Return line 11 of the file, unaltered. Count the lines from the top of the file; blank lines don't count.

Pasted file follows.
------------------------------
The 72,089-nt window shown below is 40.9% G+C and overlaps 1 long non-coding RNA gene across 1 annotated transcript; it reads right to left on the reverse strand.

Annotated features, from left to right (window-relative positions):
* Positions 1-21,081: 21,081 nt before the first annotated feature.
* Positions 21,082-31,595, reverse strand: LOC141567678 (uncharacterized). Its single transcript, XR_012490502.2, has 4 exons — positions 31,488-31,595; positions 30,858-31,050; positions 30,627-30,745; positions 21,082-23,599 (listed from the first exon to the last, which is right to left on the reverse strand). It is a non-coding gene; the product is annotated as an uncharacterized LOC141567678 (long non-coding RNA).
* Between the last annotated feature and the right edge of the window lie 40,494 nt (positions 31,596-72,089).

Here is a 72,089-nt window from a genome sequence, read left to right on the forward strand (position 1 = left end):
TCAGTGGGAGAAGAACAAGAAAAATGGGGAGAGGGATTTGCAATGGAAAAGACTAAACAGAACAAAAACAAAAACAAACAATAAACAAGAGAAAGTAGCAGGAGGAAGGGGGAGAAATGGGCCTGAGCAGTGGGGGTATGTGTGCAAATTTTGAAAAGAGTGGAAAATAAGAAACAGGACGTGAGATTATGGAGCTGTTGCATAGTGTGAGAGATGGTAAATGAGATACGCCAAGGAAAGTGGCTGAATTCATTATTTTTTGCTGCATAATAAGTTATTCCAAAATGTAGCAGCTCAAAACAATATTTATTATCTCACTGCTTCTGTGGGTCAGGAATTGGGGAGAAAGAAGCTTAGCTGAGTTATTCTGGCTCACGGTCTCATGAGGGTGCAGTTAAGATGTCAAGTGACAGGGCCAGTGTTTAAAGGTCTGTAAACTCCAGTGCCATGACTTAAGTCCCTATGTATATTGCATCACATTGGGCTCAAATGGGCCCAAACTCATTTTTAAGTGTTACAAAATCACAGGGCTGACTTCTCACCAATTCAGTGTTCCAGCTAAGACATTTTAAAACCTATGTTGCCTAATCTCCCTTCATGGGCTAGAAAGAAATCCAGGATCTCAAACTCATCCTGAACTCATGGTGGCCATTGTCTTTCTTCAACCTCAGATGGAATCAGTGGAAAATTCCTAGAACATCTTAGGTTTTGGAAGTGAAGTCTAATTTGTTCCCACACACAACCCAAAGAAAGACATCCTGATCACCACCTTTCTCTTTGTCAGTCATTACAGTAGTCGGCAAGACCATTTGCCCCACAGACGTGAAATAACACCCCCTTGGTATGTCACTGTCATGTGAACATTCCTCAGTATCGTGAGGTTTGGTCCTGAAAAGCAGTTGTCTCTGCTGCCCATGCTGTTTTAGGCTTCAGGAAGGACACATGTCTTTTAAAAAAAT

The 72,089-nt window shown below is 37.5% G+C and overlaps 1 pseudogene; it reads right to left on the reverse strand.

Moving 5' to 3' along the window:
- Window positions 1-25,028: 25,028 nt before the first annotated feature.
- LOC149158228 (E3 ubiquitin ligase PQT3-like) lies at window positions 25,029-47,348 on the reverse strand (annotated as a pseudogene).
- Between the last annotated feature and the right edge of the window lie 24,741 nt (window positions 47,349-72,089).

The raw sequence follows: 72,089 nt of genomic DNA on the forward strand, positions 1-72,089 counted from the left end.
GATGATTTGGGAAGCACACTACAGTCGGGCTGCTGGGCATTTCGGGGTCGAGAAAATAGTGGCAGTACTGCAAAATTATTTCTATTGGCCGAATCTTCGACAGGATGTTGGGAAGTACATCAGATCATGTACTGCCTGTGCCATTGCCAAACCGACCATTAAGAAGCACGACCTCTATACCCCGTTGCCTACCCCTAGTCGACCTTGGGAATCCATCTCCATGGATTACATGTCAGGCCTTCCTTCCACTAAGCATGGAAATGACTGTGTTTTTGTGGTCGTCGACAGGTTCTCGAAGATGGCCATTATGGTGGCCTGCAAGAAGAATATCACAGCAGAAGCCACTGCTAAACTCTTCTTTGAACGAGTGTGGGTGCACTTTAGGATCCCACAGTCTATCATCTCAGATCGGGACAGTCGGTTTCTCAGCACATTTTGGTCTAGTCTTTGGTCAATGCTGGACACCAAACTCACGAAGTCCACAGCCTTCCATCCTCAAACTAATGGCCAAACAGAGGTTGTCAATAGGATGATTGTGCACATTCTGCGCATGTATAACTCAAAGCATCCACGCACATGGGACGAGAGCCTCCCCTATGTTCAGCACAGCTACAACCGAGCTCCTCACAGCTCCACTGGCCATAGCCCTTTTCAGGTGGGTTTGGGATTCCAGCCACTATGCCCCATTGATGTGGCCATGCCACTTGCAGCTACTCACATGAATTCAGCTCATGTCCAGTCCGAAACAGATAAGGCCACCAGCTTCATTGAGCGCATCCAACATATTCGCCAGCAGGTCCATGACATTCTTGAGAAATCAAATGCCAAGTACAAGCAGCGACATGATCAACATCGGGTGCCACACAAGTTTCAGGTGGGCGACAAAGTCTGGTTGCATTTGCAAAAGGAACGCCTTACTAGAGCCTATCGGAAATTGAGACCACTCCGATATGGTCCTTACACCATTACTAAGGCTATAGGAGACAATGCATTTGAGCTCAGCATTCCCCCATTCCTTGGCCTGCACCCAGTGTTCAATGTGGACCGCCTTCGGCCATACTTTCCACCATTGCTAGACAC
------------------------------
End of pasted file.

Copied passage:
- LOC149158228 (E3 ubiquitin ligase PQT3-like) lies at window positions 25,029-47,348 on the reverse strand (annotated as a pseudogene).